The Backlog: Winter Blues edition
Is it the holidays again yet? And we thought last week was a struggle; if last week was like wiping sleep from your eye, this week is how you feel before you're fully awake in the morning. Hand me my coffee and the newspaper, please, I'm still groggy from the holiday break. As Doug and Nick see their free time chopped away by returning to the grind (but still get some gaming in!), Aaron provides some detailed impressions after finally digging into one of the holiday season's biggest releases. Without further ado, onto the Backlog...
After my glowing account of Ghostbusters: The Video Game in last week's backlog, I quickly kicked Slimer and company to the curb after opening the neon green eco-case containing Assassin's Creed II. For an entire week, Ubisoft's much-improved sequel has remained in my Xbox 360's disc drive, lodged in the retracting plastic mouth like a popcorn kernel. However, unlike an actual pesky and potentially gingiva-damaging kernel, Assassin's Creed II is a-freakin'-mazing, and part of a balanced gaming diet.
This is the game that the first Assassin's Creed wanted to be, and the team at Ubisoft Montreal worked hard to make it feel that way. They've made missions bigger, more fun and decimated any trace of the original's tedium. Ezio Auditore da Firenze, the protagonist, is a realistic character with a distinct personality and unique motives; he's a digitized Renaissance ladies' man that I can't help but find likable. The weapon selection is genius in its variety and detailed attack animations, and the less blatant aspects, like hiring mercenaries, prostitutes or thieves to distract a city's hired goons who guard a precious stash of treasure chests, make a memorable impact. Assassin's Creed II is a game with so many moments I won't ever forget, and, perhaps unfortunate for other action adventure titles, I'll be using those to judge future titles' value. Oh, and I still haven't finished the game as of this writing.
One complaint, though: Leonardo da Vinci's flying machine segment. It was pretty lame. Of course that's my opinion, but really: After all the hype the flying machine garnered back in the spring during the game's slow unveiling, I was expecting more than an annoying checkpoint-to-checkpoint ordeal via multiple bonfires lit across Venice to help propel your glider back into the air as you float ever closer to your assassination target. The very brief mission played like it was designed by the mentally handicapped cousin of a designer from Pilotwings 64.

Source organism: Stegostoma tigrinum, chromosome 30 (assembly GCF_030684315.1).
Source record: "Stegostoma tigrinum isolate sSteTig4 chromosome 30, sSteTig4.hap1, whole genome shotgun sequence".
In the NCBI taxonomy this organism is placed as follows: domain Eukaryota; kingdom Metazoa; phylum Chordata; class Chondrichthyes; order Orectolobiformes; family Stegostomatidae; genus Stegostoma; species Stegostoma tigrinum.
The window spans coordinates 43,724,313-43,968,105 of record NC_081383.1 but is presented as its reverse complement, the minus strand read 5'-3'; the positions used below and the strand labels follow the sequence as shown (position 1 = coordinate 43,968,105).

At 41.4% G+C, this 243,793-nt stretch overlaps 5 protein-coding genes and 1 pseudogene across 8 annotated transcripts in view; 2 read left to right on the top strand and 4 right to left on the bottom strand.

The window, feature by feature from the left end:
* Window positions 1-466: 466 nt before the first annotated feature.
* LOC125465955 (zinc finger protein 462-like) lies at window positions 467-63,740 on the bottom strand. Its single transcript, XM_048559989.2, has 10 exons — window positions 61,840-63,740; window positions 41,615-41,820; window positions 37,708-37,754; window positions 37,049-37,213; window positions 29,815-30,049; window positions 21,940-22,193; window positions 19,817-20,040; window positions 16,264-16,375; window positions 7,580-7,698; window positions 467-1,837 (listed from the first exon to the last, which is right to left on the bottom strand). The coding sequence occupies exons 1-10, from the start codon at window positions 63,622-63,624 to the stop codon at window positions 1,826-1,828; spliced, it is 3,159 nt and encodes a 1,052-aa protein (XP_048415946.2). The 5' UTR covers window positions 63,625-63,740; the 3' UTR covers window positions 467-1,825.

Favorite Italian phrase of the week: Requiescat in pace.
I've been a bit deprived of my regular gaming habits lately, but I have managed to sneak in a bit more time with Dragon Age: Origins and Bayonetta. I still haven't finished either, but there's little doubt in my mind that they represent the absolute best in their respective genres.
I'm also only about five songs away from having five-starred every song on expert in DJ Hero, which just goes to show how dangerously addicted I become when a great rhythm game comes along.
Finally, I caught up on some Rock Band songs, including the White Stripes and Paul McCartney packs. Harmonix has maintained a constant stream of great new songs over the last two-plus years. Now, if only Rock Band Network would hurry up and launch...
I'm not going to lie: much like Nick, I've had very little time to game this week. Having something going every night for school this week has crushed my free time, but I'm really hoping to have some more time to myself next week.
However, I did spend some good time with one of the usual suspects, Forza Motorsport 3, including spending a couple hours on Tuesday night. Friend of the site Peter is far from a diehard racer, but he rented Forza 3 on something of a whim; first he calls to see if it's something he'd like, then he caught me on Xbox Live and told me he'd just poured three hours into the game...and was loving the experience. We spent some time racing online against the computer for a while, discussing progression from sim-racing newbie to veteran, and Peter left convinced this was a great game. I'm just glad to help!
I've also been sneaking in games of the original NBA Jam in the mornings before leaving for class. Inspired by the recent confirmation of the series' return, I've been revisiting the original (as well as the Tournament Edition follow-up that's basically NBA Jam 1.5), and really trying to break apart what made the game fun. This might pop up later as the center of an editorial, but NBA Jam succeeds so well because it's such a simple, focused experience — there's no fat and no unneeded difficulty or complexity. As well, the controls and game engine both feel very taut; the game responds quickly to your inputs and you're rarely caught fighting the game for control.
Because I need the rest, I'm going to spend the weekend stapled to the couch, so I may very well finally beat Batman: Arkham Asylum, and get to spend some time with other games.